Tuesday, April 21, 2009

Gates: DoD health system harmed by frozen fees, old hospitals

Gates: DoD health system harmed by frozen fees, old hospitals

By Tom Philpott
April 21, 2009
Defense Secretary Robert Gates' prescription for what ails military health care includes replacing aging hospitals and raising TRICARE fees for working-age retirees, which Congress has kept frozen since 1995.

"Health care is eating the (Defense) department alive," Gates told officers attending the Air War College at Maxwell-Gunter Air Force Base in Montgomery, Ala., after a Wednesday speech there on the budget.

The defense chief is visiting each service war college to take questions on plans for "rebalancing" defense spending, starting with the fiscal 2010 budget request to be sent to Congress soon. Goals are to take care of warriors and their families, enhance U.S. capabilities to fight wars, and reform weapons procurement, acquisition and contracting.

One question came from a lieutenant colonel in the Louisiana Air National Guard, who complained active-duty health services were "worse" than those given "Medicaid recipients." He told Gates, "TRICARE does not even require professional-board certification for its physicians."

The officer asked Gates what initiatives might be in the works to make "uniformed health care providers" the "norm" again or at least to raise standards for TRICARE providers that would be deemed acceptable for civilian government employees.

Gates conceded that reports he received on TRICARE seemed to run in "parallel universes." In one, department health officials present him survey data showing "how well TRICARE is doing and how popular it is and how well it compares with private HMOs. ... And I leave the room feeling gratified."

Then he gets a "very different story from every soldier, sailor, Marine and airman that I talk to" and from military spouses, Gates said. Common complaints range from delays in getting appointments to routine bureaucratic hassles to difficulties getting referred to medical specialists.

Meanwhile, Gates said, the department will spend $47 billion on health care in 2010, costs that are "eating the department alive."

The economic stimulus package passed in February includes money for new hospitals at Fort Hood, Texas, and Camp Pendleton, Calif. "But I also want the services to try and find the money ... to upgrade the hospitals at other posts," Gates said, because more "world-class hospitals" on base will relieve pressure on the TRICARE network of civilian physicians.

It also might persuade more retirees "to come back on post or base" for quality care, he said.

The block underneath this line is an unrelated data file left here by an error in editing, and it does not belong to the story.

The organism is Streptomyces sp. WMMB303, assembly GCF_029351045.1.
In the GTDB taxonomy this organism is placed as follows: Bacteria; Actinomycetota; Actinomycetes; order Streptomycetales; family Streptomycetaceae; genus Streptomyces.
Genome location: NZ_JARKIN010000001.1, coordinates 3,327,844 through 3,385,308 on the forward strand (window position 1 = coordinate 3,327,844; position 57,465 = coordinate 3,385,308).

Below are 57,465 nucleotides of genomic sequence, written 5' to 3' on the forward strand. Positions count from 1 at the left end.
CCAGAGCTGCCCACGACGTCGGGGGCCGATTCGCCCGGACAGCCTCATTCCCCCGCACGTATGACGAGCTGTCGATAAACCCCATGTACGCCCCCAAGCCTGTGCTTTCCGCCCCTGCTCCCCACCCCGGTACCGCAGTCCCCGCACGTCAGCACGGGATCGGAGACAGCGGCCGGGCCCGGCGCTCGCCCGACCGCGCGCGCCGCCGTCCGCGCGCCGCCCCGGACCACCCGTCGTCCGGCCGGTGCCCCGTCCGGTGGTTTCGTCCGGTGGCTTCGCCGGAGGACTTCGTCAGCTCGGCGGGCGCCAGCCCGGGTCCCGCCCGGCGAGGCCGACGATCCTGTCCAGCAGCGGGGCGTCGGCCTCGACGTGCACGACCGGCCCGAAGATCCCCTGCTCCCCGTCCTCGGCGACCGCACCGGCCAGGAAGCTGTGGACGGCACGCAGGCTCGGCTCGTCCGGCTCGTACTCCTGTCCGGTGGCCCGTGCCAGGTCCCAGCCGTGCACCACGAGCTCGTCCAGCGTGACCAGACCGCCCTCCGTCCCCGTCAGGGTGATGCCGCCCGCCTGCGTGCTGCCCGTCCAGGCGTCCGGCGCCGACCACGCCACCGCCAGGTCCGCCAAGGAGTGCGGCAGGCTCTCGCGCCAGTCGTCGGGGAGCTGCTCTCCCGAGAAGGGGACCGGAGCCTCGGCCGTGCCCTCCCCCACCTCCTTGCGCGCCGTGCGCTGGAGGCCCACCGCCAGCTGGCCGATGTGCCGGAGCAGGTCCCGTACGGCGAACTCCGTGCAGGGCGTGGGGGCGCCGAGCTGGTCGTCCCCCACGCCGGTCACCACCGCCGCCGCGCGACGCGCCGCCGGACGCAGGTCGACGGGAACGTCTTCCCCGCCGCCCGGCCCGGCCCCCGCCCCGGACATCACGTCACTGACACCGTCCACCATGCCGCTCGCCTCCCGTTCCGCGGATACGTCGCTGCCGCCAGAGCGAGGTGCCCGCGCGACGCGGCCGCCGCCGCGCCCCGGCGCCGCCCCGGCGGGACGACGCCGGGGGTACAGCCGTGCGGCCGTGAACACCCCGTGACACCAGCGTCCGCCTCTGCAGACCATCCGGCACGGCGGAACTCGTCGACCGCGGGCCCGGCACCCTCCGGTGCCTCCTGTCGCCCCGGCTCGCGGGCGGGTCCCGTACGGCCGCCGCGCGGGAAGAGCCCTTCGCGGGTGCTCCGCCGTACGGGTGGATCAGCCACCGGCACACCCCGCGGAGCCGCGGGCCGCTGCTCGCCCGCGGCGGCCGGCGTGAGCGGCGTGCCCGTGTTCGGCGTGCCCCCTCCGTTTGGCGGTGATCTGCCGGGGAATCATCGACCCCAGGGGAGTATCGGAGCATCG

Many retirees likely would tell the secretary that they've been denied access to base care and forced to use TRICARE.

"Another part of the problem," Gates said, "is we cannot get any relief from the Congress, in terms of increasing either (TRICARE) co-pays or the premiums. TRICARE is now about a dozen years old. There has not been a single premium increase allowed since the program was founded. What medical plan in the nation has not had a single increase in the premium or co-pays in the last dozen years?"

Gates said the department didn't seek fee increases for active-duty members or their families — or retiree beneficiaries old enough for Medicare.

Targeted, he said, are fees for younger retirees, "mostly working another job. And employers will influence them to stay on TRICARE because it saves the employer money."

But the department also has learned a lesson, Gates said. For 2010, the defense health budget will not assume again $1.2 billion in savings from Congress approving TRICARE fee increases. Bush administration budgets did so the past three years to force Congress either to approve higher fees or to find ways to fill the financial hole. Those tactics only made lawmakers angry.

Congressional staffers on key committees are divided on whether the Obama 2010 budget request will call for any TRICARE fee increases. With wars being fought on two fronts, some argue that the politics of such a move remain unacceptable.

Even some retiree associations have said they wouldn't protest some fee increases — as long as they didn't exceed the annual percentage increase in retiree cost-of-living adjustments and that Defense officials first exhausted all other reasonable ways of curbing health care costs.

"Our main objection," a senior congressional staffer said, "is that the department hasn't done any thoughtful analysis of what fees should be. They've just gone with that massive 10 years worth of inflation adjustment" to bring relative out-of-pocket costs for retirees back to 1995 levels quickly.

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